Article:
“The AFR Youth Program is the premier agricultural youth program in Oklahoma,” said AFR/OFU Cooperative President Scott Blubaugh. “Education is one of the founding principles of our organization and I have no doubt Tailor Fields will improve upon our long history of promoting education in rural Oklahoma. She will make an excellent addition to our team.”

Fields was involved in the AFR Youth Program as an Oklahoma youth and is familiar with all aspects of the program. She was raised on a cow-calf operation in Osage County and graduated from Cleveland High School, where she showed cattle and was heavily involved in 4-H and FFA.

Fields was a member of the Northeastern Oklahoma A&M College Livestock Judging Team and graduated from Oklahoma State University with a bachelor’s degree in agricultural communications. During her time at OSU, Fields worked with Sen. Kim David (R-Porter) and with the Division of Agricultural Sciences and Natural Resources at Oklahoma State University Communications and Marketing.

AFR/OFU Cooperative is a membership services organization established in 1905 as Oklahoma Farmers Union. AFR/OFU provides educational, legislative and cooperative programs across the state and serves as a watchdog for Oklahoma’s family farmers and ranchers and rural communities. The organization is actively supportive of the state’s agricultural industry and rural population with membership consisting of farmers actively involved in production agriculture and non-farmers adding their voice in support of AFR/OFU principles.

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OKLAHOMA CITY—American Farmers & Ranchers/Oklahoma Farmers Union (AFR/OFU) Foundation Winter Weather Hardship grants are now available through local AFR Insurance agencies.

The AFR/OFU Winter Weather Hardship Grants are intended as emergency relief for Oklahomans facing financial hardship caused by the recent extreme winter weather. Use of awarded funds is restricted to repair of damaged plumbing or heating and air units, high or unexpected electricity, natural gas or propane bills, purchases of additional space heaters or radiators, weatherization items, and other household cold weather expenses. The funds may not be used for any business expense or replacement/repair of any items covered by insurance.

Grants will be awarded on a “first come, first serve” basis. Grant selection is needs based, with preference given to AFR/OFU members. All grant applications must be submitted through a local AFR Insurance agency.

The Winter Weather Hardship Grant program is a joint effort between the AFR/OFU Foundation and Farmers Union Enterprises, which represents Farmers Union members in South Dakota, North Dakota, Minnesota, Montana and Wisconsin.

AFR/OFU Cooperative is a membership services organization established in 1905 as Oklahoma Farmers Union. AFR/OFU provides educational, legislative and cooperative programs across the state and serves as a watchdog for Oklahoma’s family farmers and ranchers and rural communities. The organization is actively supportive of the state’s agricultural industry and rural population with membership consisting of farmers actively involved in production agriculture and non-farmers adding their voice in support of AFR/OFU principles.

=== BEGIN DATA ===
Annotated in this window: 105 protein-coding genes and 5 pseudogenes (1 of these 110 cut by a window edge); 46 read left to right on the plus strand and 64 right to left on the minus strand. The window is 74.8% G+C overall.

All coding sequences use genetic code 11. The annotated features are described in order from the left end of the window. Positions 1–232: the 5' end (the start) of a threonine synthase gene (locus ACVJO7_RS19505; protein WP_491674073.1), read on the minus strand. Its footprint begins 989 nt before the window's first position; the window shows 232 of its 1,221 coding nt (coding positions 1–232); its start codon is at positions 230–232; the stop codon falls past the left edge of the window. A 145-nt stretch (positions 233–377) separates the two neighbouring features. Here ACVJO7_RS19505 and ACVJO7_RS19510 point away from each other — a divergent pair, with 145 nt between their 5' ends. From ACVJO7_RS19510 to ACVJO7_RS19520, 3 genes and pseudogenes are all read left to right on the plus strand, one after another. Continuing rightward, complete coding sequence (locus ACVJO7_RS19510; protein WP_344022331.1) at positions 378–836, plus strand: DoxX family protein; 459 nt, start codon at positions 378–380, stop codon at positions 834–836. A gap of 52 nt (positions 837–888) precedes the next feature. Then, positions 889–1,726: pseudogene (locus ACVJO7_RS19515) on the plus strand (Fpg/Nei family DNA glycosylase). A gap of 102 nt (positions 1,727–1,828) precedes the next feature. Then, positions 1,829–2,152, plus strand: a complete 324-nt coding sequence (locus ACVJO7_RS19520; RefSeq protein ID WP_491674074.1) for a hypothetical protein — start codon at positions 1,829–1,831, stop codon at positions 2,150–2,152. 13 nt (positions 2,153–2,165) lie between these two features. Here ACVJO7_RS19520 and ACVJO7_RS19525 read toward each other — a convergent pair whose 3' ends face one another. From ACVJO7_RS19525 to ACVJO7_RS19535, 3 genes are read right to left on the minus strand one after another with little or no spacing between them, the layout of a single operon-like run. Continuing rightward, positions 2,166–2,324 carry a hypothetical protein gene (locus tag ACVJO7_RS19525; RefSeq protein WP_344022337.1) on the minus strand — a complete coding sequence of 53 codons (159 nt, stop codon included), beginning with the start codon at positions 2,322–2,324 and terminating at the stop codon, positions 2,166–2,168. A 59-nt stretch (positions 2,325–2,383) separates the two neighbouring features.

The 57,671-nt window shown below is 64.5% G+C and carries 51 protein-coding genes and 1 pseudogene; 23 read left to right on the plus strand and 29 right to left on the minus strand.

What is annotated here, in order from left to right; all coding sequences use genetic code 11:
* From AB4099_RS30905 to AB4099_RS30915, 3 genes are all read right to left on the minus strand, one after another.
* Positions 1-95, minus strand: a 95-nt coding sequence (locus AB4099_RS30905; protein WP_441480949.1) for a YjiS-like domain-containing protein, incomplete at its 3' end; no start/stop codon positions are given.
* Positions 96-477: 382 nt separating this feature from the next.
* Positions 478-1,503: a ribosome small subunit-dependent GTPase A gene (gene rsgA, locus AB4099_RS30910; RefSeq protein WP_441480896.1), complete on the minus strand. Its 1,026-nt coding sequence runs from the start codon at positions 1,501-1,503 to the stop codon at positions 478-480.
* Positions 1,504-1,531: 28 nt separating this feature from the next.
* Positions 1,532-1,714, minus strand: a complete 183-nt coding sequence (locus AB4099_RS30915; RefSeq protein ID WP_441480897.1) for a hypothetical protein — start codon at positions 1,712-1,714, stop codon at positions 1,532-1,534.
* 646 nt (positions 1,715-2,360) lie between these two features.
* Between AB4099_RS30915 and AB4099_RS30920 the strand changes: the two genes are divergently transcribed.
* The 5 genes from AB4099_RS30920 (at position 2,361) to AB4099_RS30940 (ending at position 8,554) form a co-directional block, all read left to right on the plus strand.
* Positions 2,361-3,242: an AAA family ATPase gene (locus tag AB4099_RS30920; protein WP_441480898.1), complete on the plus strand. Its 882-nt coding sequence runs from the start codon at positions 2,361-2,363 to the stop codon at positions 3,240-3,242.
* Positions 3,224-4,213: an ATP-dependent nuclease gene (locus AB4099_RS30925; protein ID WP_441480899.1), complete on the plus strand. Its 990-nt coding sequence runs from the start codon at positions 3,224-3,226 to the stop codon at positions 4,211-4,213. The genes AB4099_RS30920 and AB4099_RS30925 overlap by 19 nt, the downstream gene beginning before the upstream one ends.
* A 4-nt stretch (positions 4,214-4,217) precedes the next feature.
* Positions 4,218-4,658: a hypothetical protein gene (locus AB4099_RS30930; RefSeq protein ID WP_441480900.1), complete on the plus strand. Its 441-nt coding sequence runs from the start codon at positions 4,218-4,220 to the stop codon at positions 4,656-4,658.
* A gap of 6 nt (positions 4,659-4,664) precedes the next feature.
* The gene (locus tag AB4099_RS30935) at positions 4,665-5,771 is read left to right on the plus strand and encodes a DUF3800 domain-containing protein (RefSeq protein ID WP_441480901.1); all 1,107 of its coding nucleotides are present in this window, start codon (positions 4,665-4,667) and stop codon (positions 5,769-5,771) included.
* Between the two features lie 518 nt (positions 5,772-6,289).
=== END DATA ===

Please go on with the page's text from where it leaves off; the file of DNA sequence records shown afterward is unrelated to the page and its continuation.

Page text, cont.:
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WARNER—American Farmers & Ranchers/Oklahoma Farmers Union (AFR/OFU) Cooperative has gifted Connors State College (CSC) an endowment scholarship of $10,000. The gift will be used to fund a scholarship award for the CSC Top Agricultural Student each year.

“We are so pleased to announce this addition to our education platform,” said AFR/OFU Cooperative President Scott Blubaugh. “Throughout our history, the AFR/OFU Cooperative’s three core principles—‘Education, Legislation and Cooperation’—have remained central to our mission. Today, we continue to work toward a better rural Oklahoma and what better way to contribute to that cause than to contribute to the education of the future leaders of our state and our industry.”

While AFR/OFU Cooperative supports agricultural postsecondary education throughout the state, the organization’s link to Connors State College is special. CSC’s namesake, John P. Connor, served as the first vice president of Oklahoma Farmers Union. The partnership between AFR/OFU and Connor, and by extension CSC, dates back to statehood.

“AFR/OFU has been a longtime supporter of our students at Connors,” said CSC President Ron Ramming. “We are proud of our students and grateful AFR/OFU saw our students the same way we do—bright and full of potential to make a difference in the world.”

Contributing to postsecondary education is just one part of AFR/OFU Cooperative’s dedication to the youth of Oklahoma. The organization also hosts a youth leadership summit, statewide scholarships, speech contests, livestock judging and grading competitions, and many other development opportunities. For more information, visit the AFR/OFU Cooperative website at www.afrcoop.org.

AFR/OFU Cooperative is a membership services organization established in 1905 as Oklahoma Farmers Union. AFR/OFU provides educational, legislative and cooperative programs across the state and serves as a watchdog for Oklahoma’s family farmers and ranchers and rural communities. The organization is actively supportive of the state’s agricultural industry and rural population with membership consisting of farmers actively involved in production agriculture and non-farmers adding their voice in support of AFR/OFU principles.